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I embarked on my tea journey when I studied abroad in China in 2008 and traveled around Taiwan that summer. I'm here to share my experiences and offer my own opinion, advice, and comments on tea.

Wednesday, March 31, 2010


A recent conversation with a tea friend has touched upon this, but I'm sure that this something that everyone thinks about in some way or another. If it doesn't, than maybe I'm being too paranoid so just ignore me.

Secrets, tea secrets. Not so much trade secrets like processing technique or whatever (though I'm sure for farmers this is probably an issue). I'm talking about secrets regarding teas/tea-ware that you like. So why would this be a problem? Well, this is actually more of a problem with pots and pu-erh than it is with other stuff, since the former can be rarer and limited in quality. Especially when there are only one or two cakes left, it can get kind of tense because there's the fear that someone will buy it up. So if I, as a blogger, praise said tea highly...well, some random reader comes along, reads it, and decides to snatch it away from me.

This is more of a problem with random readers than it is with the couple readers that I've corresponded with, who I can trust not to purposely screw me over. Of course, this is capitalism, so it's really every man for itself...but just to keep the odds in my favor, well, maybe I'll be a little less specific about the teas I like.

Anyway, onto the tea of the day...which actually falls into this category of limited availability so until I decide to buy it I won't give it away: but if you're really curious, I might let you know.

This is a late 90s tea, that's seen some slight wet-storage, but luckily that doesn't really seem to affect the tea's quality, though I'm a partial to wet-storage. What's so surprising is that it's still go some bitterness on it, and not the bad kind. It's a good bitterness, one that melts away into a sweet aftertaste. It's like some sort of bitter tea that my parents drank growing up in Taiwan. I'm surprised that it still has that kind of edge on it, since the few teas I've tasted with similar maturity have been mellower. Good strength, excellent tenacity, and thick/luscious mouth feel, this is something that I could see really turning into something after more years or again. Of course, I need some sort of approval from the local tea-heads before actually buying it.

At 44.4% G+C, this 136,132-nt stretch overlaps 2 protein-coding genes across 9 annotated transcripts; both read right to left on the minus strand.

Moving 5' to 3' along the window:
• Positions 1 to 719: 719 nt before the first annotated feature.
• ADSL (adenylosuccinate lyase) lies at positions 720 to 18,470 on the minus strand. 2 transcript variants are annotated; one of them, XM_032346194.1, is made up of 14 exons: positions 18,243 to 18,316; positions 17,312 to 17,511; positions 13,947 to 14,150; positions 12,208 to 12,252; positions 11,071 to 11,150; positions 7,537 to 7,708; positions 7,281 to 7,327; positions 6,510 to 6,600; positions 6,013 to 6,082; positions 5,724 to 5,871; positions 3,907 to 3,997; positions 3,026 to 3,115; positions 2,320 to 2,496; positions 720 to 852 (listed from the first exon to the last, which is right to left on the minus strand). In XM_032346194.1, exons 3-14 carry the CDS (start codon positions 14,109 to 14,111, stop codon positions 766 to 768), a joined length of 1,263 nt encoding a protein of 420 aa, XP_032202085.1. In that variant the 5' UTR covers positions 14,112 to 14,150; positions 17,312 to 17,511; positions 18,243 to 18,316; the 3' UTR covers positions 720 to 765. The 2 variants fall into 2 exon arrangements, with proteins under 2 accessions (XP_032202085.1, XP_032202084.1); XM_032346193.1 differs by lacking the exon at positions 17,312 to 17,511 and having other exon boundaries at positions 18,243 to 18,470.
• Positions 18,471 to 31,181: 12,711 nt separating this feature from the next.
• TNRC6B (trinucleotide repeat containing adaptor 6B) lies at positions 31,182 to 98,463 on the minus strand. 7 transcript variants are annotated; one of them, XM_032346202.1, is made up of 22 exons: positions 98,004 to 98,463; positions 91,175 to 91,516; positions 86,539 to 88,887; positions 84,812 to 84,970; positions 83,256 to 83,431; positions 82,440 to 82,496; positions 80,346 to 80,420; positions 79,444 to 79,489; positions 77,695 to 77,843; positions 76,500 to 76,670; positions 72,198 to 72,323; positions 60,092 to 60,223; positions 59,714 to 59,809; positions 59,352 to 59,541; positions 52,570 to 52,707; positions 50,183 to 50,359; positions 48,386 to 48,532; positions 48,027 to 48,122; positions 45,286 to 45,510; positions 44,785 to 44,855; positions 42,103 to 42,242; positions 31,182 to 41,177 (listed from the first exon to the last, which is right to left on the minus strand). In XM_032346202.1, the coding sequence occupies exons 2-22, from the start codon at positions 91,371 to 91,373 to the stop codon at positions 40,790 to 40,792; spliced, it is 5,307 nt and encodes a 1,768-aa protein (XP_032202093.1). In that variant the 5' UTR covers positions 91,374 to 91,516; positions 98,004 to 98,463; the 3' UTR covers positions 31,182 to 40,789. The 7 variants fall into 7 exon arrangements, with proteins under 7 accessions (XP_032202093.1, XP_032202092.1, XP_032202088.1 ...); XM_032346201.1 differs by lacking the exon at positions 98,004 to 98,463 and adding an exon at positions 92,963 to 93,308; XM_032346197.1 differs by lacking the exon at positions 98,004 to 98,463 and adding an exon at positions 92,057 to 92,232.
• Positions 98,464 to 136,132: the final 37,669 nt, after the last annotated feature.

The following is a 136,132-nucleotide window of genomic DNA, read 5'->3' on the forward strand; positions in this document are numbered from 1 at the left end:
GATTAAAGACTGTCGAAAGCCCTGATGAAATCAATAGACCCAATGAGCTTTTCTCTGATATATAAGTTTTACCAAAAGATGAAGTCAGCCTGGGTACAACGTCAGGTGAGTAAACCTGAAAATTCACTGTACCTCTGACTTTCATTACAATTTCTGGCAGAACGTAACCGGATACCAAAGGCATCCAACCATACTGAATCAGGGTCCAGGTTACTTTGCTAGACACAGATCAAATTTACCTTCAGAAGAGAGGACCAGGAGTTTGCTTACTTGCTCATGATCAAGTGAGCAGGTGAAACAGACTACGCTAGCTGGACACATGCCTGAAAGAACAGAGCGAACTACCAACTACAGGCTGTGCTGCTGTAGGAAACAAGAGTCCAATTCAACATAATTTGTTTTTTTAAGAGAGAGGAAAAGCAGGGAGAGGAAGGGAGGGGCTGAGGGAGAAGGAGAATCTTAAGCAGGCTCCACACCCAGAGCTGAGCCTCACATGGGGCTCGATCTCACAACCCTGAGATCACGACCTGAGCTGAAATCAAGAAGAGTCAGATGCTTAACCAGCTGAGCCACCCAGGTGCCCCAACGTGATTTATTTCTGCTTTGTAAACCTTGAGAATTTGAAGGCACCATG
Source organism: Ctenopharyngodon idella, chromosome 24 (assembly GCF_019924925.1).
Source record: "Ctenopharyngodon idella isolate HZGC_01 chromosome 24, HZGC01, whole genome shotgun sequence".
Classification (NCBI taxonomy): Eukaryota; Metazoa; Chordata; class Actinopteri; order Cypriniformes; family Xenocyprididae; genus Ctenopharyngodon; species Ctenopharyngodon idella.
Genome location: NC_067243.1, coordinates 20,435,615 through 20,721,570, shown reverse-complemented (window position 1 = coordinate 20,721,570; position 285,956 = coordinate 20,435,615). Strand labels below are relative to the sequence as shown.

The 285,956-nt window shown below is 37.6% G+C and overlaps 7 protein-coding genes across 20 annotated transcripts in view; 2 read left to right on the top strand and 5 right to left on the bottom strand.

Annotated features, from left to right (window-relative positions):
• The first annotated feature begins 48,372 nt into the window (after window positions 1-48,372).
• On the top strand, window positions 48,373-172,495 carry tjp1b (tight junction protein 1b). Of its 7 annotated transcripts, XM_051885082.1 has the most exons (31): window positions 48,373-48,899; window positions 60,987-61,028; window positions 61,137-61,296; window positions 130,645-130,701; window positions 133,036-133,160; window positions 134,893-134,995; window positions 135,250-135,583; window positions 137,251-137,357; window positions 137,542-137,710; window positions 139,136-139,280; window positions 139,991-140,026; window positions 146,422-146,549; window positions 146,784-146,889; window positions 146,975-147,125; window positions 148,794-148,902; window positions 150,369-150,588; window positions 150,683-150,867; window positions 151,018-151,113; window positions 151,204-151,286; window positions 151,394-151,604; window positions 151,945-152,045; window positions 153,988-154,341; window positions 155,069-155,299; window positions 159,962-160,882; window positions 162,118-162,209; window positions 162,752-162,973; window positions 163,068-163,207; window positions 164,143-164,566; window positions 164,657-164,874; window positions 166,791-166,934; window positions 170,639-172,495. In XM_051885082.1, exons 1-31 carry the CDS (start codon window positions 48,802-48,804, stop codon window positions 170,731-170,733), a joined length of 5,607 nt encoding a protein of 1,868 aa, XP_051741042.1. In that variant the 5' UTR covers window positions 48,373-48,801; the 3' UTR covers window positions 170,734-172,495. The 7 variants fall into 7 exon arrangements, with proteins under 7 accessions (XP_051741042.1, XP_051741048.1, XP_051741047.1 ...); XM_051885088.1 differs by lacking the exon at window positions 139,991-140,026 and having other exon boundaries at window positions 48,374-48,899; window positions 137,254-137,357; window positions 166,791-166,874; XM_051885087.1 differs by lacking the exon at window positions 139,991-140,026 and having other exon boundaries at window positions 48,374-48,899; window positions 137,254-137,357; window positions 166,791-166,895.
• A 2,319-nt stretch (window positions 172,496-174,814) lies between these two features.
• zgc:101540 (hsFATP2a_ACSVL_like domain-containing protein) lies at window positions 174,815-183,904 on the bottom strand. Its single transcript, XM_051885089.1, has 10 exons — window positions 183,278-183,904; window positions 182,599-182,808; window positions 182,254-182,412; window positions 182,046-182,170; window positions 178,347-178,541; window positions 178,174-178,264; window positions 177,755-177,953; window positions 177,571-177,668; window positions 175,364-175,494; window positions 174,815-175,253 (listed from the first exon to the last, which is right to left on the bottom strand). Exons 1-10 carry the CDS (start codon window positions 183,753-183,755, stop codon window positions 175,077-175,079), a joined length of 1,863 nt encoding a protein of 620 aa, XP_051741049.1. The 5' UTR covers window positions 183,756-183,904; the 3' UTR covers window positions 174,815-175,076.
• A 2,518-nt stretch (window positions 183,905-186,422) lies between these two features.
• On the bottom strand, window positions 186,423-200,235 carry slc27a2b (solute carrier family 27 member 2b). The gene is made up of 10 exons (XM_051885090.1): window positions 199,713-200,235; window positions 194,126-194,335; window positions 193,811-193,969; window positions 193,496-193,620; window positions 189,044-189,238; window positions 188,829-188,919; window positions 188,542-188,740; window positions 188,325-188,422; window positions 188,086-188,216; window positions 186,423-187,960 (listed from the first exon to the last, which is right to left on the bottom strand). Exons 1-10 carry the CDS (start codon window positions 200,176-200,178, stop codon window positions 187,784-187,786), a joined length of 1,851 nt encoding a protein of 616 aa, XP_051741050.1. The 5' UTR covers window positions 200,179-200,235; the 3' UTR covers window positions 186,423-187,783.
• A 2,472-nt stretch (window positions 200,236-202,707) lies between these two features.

Oh yes, there's also the fear that a vendor will see a good review and jack up the price because of that...though I seriously doubt that vendors are bored enough to base their pricing on the ramblings of a tea neophyte


and it was the 1997 Hen Li Chang Bu Lang from Essence of Tea. And although I said I would confer with my local tea heads, after tasting it again...even if they said it tasted like Satan's piss I would still buy it, because I like it. Unfortunately, I grabbed the last one; however, he might be restocking it in the next few months. Wary of a price hike in the mean time (which just recently happened with a 2001 Yi Chang Hao Yiwu I was so enamored with) and the fact that it may never be restocked...I quickly snatched it up. Keeping my fingers crossed for an eventual restock, since I really want more of this one.

Tuesday, March 23, 2010